Info Shymkent - Abay Sculpture in Abay Park, Shymkent

175th Birthday of Abay Qunanbaiuly

Whole Kazakhstan is celebrating the 175th birthday of Abay Qunanbaiuly. But who was this man? Info Shymkent will tell.

Abay Qunanbaiuly is the national poet of Kazakhstan. If you’re travelling through the country of Central Asia you will see many streets or parks named after him. But how he became the national poet of Kazakhstan?

Abay was born as Ibrahim Qunanbajuly in the family of a Kazakh leader (Kazakh: Bij) on the 10th August, in1845. His birth place is the Chingis Mountains in East Kazakhstan. The Chingis Mountains are located in the Abay District. Also a region named after him.

Abai Museum in Shymkent
Painting of his birthplace and Quran of Abay (on the table)
in the Khakim Abay Museum in Shymkent.

The young Abay visited the madrasah (Quran school) of the Mullah Ahmet Ryza in his early years and learned very much about the Islam and his Kazakh culture. Ibrahim’s early intellectual ability was remarkable. So the people around him gave him the nickname Abay – “the wise, the insightful”, this name stayed with him and made him popular. His father recognized this ability, too. Qunanbay was a local rich man, so he send his son to a Russian secondary school in Semipalatinsk (Today: Semey) to get higher education. The city was a famous exile for Russian intellectuals who had fallen out of favor with the Russian Tsar Alexander II. Here he got the possibility to read the books of famous Russian and Western poets like Pushkin, Lermontov, Byron and Goethe. He also experienced the modern European life style.

Abai Museum in Shymkent
His working place in Semey.

Abay was introduced into the leadership of his tribe by his father with the age of 13. But Abay didn’t liked this work. He was still focused in reading books, improve his knowledge and talk with Russian intellectuals to learn more about philosophy and the world. He left his village when he was 28 years old. He moved to Semey in 1884 again to stay in touch with political exiles like E. P. Michaelis, N. Dolgopolov and S. Gross. His new friends encouraged him to write his own adult poems.

So he started to write and became an innovator in Kazakh poetry. One of his most famous poems are about the seasons. He wrote Summer (1886), Winter (1888), Autum (1889) and Spring (1890). Abay wrote about 170 own poems and made over 50 translations of literature from international artists into Kazakh to enable his own people access to international literature.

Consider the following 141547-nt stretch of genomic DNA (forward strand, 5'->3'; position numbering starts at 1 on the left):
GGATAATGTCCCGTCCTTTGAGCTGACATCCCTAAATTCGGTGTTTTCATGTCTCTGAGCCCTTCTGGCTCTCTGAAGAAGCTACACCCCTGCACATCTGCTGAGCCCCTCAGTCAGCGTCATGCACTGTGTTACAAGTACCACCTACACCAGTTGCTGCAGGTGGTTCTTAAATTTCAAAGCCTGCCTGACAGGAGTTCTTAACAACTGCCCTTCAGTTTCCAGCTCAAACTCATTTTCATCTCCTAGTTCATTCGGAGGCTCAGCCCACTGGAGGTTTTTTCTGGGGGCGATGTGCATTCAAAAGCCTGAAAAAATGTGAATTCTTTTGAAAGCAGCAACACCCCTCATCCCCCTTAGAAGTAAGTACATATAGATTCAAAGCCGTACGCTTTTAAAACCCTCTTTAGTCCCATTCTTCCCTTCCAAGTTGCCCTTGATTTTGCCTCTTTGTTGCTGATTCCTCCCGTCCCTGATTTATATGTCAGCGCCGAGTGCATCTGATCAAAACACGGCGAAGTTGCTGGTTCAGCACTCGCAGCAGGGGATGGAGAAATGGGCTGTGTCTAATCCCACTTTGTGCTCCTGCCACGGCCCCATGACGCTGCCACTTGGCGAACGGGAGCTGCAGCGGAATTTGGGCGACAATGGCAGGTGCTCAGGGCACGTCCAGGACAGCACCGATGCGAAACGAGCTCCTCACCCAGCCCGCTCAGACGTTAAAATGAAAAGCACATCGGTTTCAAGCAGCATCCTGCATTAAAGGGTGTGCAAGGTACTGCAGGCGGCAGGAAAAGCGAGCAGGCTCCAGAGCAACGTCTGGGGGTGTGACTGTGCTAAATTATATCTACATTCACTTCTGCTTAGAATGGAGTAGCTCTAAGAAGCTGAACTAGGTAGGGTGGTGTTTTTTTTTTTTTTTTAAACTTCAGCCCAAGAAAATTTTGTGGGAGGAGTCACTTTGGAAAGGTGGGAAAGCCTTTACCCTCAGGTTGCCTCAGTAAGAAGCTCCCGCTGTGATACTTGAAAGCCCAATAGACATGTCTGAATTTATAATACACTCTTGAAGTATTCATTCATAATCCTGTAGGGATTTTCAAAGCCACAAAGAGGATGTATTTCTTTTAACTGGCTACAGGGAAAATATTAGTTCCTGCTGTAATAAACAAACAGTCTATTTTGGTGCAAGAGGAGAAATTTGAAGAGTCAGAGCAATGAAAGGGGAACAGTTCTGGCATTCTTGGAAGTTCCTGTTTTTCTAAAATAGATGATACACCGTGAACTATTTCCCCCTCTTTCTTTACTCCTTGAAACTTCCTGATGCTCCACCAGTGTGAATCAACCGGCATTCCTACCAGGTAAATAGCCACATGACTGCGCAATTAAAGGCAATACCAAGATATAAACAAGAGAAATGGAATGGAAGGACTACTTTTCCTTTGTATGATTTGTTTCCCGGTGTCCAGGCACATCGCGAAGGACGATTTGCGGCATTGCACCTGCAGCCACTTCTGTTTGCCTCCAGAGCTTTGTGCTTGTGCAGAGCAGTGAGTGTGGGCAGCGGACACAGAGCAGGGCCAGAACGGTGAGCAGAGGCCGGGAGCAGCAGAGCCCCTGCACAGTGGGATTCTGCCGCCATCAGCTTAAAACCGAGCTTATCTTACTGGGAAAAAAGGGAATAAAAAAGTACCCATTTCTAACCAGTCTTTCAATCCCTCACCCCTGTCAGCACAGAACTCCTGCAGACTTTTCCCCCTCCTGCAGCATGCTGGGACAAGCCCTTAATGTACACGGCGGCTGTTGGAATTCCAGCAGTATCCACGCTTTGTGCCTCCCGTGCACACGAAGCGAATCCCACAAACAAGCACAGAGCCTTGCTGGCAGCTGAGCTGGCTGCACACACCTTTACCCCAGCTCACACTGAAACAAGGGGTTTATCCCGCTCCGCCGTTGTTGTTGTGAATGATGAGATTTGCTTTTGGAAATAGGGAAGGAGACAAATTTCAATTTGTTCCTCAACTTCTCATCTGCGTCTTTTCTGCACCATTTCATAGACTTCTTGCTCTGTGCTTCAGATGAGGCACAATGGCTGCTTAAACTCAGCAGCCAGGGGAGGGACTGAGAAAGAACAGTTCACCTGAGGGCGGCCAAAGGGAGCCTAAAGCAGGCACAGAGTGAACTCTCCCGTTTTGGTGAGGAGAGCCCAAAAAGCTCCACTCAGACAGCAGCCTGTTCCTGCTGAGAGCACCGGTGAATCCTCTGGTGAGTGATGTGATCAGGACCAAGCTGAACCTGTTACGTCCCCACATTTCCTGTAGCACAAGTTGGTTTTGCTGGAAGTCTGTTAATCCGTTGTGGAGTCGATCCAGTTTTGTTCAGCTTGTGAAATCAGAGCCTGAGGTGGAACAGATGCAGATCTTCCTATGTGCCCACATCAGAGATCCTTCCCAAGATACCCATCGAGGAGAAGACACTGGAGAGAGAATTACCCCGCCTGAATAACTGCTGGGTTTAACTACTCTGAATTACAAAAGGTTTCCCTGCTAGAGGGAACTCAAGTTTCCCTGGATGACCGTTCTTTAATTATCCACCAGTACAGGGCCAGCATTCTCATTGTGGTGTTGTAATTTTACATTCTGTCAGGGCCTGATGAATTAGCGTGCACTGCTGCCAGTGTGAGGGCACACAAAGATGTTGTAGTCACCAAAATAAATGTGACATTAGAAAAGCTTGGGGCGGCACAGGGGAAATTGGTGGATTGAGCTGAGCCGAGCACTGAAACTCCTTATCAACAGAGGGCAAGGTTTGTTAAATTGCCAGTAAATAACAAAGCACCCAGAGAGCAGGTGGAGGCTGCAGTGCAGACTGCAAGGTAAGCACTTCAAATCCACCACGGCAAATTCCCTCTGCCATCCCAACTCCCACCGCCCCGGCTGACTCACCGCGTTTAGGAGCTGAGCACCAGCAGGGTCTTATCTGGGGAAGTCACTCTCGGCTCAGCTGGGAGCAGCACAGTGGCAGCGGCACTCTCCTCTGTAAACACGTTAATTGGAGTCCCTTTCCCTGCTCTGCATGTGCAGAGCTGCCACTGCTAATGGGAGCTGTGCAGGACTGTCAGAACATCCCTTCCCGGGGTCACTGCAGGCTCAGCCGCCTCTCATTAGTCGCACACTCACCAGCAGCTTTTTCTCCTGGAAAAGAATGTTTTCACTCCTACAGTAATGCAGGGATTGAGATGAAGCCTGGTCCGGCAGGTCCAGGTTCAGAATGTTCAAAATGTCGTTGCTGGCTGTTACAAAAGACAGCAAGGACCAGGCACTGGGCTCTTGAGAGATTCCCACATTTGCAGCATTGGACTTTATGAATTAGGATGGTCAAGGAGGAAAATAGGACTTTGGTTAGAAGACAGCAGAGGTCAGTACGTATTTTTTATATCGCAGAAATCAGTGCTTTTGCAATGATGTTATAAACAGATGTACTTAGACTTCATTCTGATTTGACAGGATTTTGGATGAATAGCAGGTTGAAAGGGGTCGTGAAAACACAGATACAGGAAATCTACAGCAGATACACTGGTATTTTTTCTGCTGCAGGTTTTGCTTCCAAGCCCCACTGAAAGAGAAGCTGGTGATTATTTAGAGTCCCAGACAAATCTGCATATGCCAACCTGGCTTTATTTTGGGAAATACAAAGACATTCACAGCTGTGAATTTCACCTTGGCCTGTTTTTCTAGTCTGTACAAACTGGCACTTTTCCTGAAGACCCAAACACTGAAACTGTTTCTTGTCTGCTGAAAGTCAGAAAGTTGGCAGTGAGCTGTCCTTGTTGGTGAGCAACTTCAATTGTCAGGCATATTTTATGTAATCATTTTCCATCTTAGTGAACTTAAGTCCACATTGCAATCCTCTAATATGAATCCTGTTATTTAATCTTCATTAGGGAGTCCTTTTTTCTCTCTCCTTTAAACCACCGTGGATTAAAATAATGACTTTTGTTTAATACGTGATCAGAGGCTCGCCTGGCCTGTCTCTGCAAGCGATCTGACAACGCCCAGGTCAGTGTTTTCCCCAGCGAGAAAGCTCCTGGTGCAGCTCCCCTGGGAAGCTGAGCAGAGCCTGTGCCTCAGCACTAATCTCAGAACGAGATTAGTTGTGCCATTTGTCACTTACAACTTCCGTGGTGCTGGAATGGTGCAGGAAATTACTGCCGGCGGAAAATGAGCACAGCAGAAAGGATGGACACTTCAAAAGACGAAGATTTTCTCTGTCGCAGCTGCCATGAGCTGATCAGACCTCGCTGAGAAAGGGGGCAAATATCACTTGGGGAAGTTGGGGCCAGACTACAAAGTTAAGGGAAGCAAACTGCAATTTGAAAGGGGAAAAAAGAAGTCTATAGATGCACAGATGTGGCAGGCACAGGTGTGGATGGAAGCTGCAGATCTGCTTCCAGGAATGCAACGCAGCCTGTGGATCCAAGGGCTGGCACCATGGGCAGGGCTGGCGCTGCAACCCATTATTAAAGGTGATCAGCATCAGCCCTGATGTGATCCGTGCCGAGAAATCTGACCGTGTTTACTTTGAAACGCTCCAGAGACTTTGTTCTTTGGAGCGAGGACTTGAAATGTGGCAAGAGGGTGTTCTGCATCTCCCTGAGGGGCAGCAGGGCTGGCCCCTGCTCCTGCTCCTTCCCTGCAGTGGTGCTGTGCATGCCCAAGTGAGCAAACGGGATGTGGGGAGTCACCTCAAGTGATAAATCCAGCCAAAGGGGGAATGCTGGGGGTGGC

Artemis version of Abay’s Kozimnin karasi on YouTube

But he was also a composer and wrote for example the famous Kazakh song Kozimnin karasi (English: You are the pupil of my eyes). Many modern popular Kazakh musician created their own version out of it. Like Artemis, Son Pascal or Muze Assem with Almas Duo.

His most famous work is Abaydyn kara sozderi (English: “Book of Words” but directly translated: Abay’s thoughts) which consists of forty-five short parables and philosophical treatises. In this short texts he mentioned the current problems of national education and worldview, morality and law of Kazakh people. He wrote the Book of Words between 1890 and 1898.

Info Shymkent - Abay Kunanbayev's Book of Words
English Version of Abay Kunanbayev’s Book of Words

Abay died only 58 years old in summer 1904 close to his birth place in the Chingis Mountains in East Kazakhstan. It wasn’t until five years later that Abay’s nephew Kakitai Iskakov and his son Turagul gathered all poems and published his work in St. Petersburg. His work became popular and is still alive as mentioned in the songs and in the spirit of the young and new Kazakhstan. Many places, parks and streets named after him. And even Shymkent has a wonderful museum about his life and his work – in the Abay Park. In calmer days it’s worth to visit the Khakim Abay Museum. During corona pandemic it’s worth to stay at home and to read his Book of words. Dive into the words of national poet of Kazakhstan and enjoy.

And of course: Happy Birthday Abay!

More informations about Abay Qunanbaiuly: